Reviewed by T. J. Harper, DMA
The work of Stuart Hinds, as expressed in Group Singing with Overtones, is more than an introduction to the technical practice and performance of overtone singing. This entry seeks to provide a macro-to-micro investigation describing specifically what overtone singing is, why it is important for modern vocalists, and most importantly, how it can be successfully achieved in group settings for non-professionals.
Stuart Hinds has provided an acerbic text which outlines a practical inventory for the experienced choral leader as well as the novice choral practitioner. Hinds is an active composer, performing musician, and teacher. His compositions incorporate electroacoustic music and a substantial portion of his output is “devoted to works featuring his unique style of overtone singing”. As a composer, Hinds has completed numerous works dedicated to the instruction and performance of solo overtone singing. In this latest effort, he has turned his attention to the instruction and underlying pedagogy at the heart of successful overtone singing by groups. Aimed to profit singers and ensemble directors alike, the construction of the overtone singing lesson is approached with a methodical keenness for technical detail as well as a realistic practicality for the learning process.
The preface of the book is the author’s overview, rationale and philosophy related to overtone singing and its place as an impactful vocal art form. Included in this overview are specific recommendations that support amateur and non-professional vocalists as well as the standard choral ensemble.
The first full chapter, Chapter 4 is dedicated to the explication of instructional/learning objectives focused on group overtone singing. The attention to the technical foundations at the heart of proper overtone singing in this chapter create the scaffolding upon which successful overtone singing is made possible. This includes 1) voice work in warm ups: posture, breathing, phonation, and resonance; and 2) overtone singing: foregrounding overtones, and singing in unison.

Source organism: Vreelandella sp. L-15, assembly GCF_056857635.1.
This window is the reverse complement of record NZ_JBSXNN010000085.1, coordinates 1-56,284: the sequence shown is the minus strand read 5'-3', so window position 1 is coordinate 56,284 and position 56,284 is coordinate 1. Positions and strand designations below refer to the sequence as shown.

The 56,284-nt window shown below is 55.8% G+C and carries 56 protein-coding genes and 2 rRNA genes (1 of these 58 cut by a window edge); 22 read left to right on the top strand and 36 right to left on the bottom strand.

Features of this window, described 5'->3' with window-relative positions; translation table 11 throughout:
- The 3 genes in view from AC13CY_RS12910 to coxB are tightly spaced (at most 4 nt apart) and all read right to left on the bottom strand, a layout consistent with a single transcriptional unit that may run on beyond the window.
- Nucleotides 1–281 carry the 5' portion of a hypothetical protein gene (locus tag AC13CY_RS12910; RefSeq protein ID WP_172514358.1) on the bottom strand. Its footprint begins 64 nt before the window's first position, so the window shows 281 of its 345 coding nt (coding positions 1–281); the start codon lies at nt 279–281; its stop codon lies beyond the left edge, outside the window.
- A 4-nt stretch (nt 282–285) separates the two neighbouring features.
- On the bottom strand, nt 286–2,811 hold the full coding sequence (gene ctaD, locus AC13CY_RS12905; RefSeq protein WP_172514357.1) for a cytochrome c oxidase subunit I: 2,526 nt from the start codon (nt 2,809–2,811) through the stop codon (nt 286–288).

The next four chapters are devoted to the deconstruction and analysis of how the instruction of overtone singing for groups can be approached. Chapter 5 takes a much-appreciated and detail-oriented look at how the first lesson in overtone singing for groups may be approached. The author prefaces this section with substantial rationale and philosophy that provide a carefully constructed roadmap to ensure group engagement and awareness. Additional semi-scripted directives and demonstrations help to fill in content gaps that may exist for the uninitiated. Chapter 6 provides valuable insights pertaining to difficulties beginning groups may experience and possible technical remedies. Chapter 7 continues to illuminate the pedagogical process through subsequent lessons with specific exercises related to the position of the soft palate, adjusting the vocal tract, external and internal physiological modifications, vocal tract adjustments with mid-low fundamentals for male and treble voices, achieving partials, and ascending/descending overtones. Chapter 8 reiterates and summarizes the rationale for overtone singing activities for groups. These activities include additional warm up strategies, pitch-matching exercises, call and response, multi-part singing, and structured improvisation. The expanded relevance in this chapter allows for additional technical strategies as well as a more supportive tone for beginning groups.
There is a wealth of practical consideration in Chapters 9 and 10 which focus on specific challenges for overtone singing found in compositions. In each case, the technical issues are further expounded upon with precision and clarity. The technical processes and practical applications of activities designed in these chapters do much to develop and expand the group’s ability to produce consistent overtone singing using specific compositions by the author.
Group Singing with Overtones by Stuart Hinds proves to be much more than a convenient pocket-reference for this style of vocalism. This innovative and incisive pedagogical approach to overtone singing for groups opens the door for choral directors to provide grounded instruction for their singers regardless of ability or technical facility.
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Edited by Clayton Parr, USA
T. J. Harper is Associate Professor of Music, Director of Choral Activities and Chair of the Department of Music at Loyola Marymount University in Los Angeles, CA. He conducts the University’s three choral ensembles as well as courses in Conducting, Secondary Choral Methods, Applied Conducting, and Applied Voice. Dr. Harper received the Doctor of Musical Arts degree from the University of Southern California where he graduated with honors. www.harpertj.com